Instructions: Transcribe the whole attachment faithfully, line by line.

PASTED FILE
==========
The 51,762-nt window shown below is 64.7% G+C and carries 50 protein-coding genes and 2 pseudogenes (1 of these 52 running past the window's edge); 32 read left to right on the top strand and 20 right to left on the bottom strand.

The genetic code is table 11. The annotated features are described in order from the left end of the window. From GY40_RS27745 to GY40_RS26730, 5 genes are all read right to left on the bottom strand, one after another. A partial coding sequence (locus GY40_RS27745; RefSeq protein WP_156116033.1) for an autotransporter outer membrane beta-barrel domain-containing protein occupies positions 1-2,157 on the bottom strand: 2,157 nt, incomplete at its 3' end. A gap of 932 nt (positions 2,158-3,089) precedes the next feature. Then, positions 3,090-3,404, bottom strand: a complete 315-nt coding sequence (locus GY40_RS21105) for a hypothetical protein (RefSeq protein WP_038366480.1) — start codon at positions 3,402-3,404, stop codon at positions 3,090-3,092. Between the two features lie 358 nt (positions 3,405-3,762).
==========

The 51,762-nt window shown below is 64.7% G+C and carries 50 protein-coding genes and 2 pseudogenes (1 of these 52 running past the window's edge); 32 read left to right on the top strand and 20 right to left on the bottom strand.

The genetic code is table 11. The annotated features are described in order from the left end of the window. From GY40_RS27745 to GY40_RS26730, 5 genes are all read right to left on the bottom strand, one after another. A partial coding sequence (locus GY40_RS27745; RefSeq protein WP_156116033.1) for an autotransporter outer membrane beta-barrel domain-containing protein occupies positions 1-2,157 on the bottom strand: 2,157 nt, incomplete at its 3' end. A gap of 932 nt (positions 2,158-3,089) precedes the next feature. Then, positions 3,090-3,404, bottom strand: a complete 315-nt coding sequence (locus GY40_RS21105) for a hypothetical protein (RefSeq protein WP_038366480.1) — start codon at positions 3,402-3,404, stop codon at positions 3,090-3,092. Between the two features lie 358 nt (positions 3,405-3,762).